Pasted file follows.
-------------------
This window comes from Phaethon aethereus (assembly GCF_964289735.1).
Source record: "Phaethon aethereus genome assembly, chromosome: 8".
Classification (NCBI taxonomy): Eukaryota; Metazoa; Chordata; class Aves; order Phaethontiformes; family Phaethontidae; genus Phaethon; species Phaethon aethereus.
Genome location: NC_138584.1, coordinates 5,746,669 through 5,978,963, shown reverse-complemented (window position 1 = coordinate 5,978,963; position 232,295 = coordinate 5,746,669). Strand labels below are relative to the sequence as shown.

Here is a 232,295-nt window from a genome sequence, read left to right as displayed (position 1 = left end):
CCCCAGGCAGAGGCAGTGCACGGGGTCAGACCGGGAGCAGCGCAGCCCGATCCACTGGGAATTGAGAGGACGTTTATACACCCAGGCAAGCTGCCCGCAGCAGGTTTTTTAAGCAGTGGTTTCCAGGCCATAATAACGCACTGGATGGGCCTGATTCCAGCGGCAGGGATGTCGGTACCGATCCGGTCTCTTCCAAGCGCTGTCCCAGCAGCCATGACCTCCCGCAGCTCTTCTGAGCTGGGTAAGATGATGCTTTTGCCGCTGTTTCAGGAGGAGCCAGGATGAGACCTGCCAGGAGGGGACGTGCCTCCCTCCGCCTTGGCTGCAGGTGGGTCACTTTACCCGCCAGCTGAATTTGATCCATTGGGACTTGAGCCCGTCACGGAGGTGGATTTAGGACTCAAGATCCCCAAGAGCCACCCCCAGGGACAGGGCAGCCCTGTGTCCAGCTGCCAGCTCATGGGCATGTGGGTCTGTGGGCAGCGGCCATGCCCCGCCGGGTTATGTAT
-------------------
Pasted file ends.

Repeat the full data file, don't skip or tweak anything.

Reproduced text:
This window comes from Phaethon aethereus (assembly GCF_964289735.1).
Source record: "Phaethon aethereus genome assembly, chromosome: 8".
Classification (NCBI taxonomy): Eukaryota; Metazoa; Chordata; class Aves; order Phaethontiformes; family Phaethontidae; genus Phaethon; species Phaethon aethereus.
Genome location: NC_138584.1, coordinates 5,746,669 through 5,978,963, shown reverse-complemented (window position 1 = coordinate 5,978,963; position 232,295 = coordinate 5,746,669). Strand labels below are relative to the sequence as shown.

Here is a 232,295-nt window from a genome sequence, read left to right as displayed (position 1 = left end):
CCCCAGGCAGAGGCAGTGCACGGGGTCAGACCGGGAGCAGCGCAGCCCGATCCACTGGGAATTGAGAGGACGTTTATACACCCAGGCAAGCTGCCCGCAGCAGGTTTTTTAAGCAGTGGTTTCCAGGCCATAATAACGCACTGGATGGGCCTGATTCCAGCGGCAGGGATGTCGGTACCGATCCGGTCTCTTCCAAGCGCTGTCCCAGCAGCCATGACCTCCCGCAGCTCTTCTGAGCTGGGTAAGATGATGCTTTTGCCGCTGTTTCAGGAGGAGCCAGGATGAGACCTGCCAGGAGGGGACGTGCCTCCCTCCGCCTTGGCTGCAGGTGGGTCACTTTACCCGCCAGCTGAATTTGATCCATTGGGACTTGAGCCCGTCACGGAGGTGGATTTAGGACTCAAGATCCCCAAGAGCCACCCCCAGGGACAGGGCAGCCCTGTGTCCAGCTGCCAGCTCATGGGCATGTGGGTCTGTGGGCAGCGGCCATGCCCCGCCGGGTTATGTAT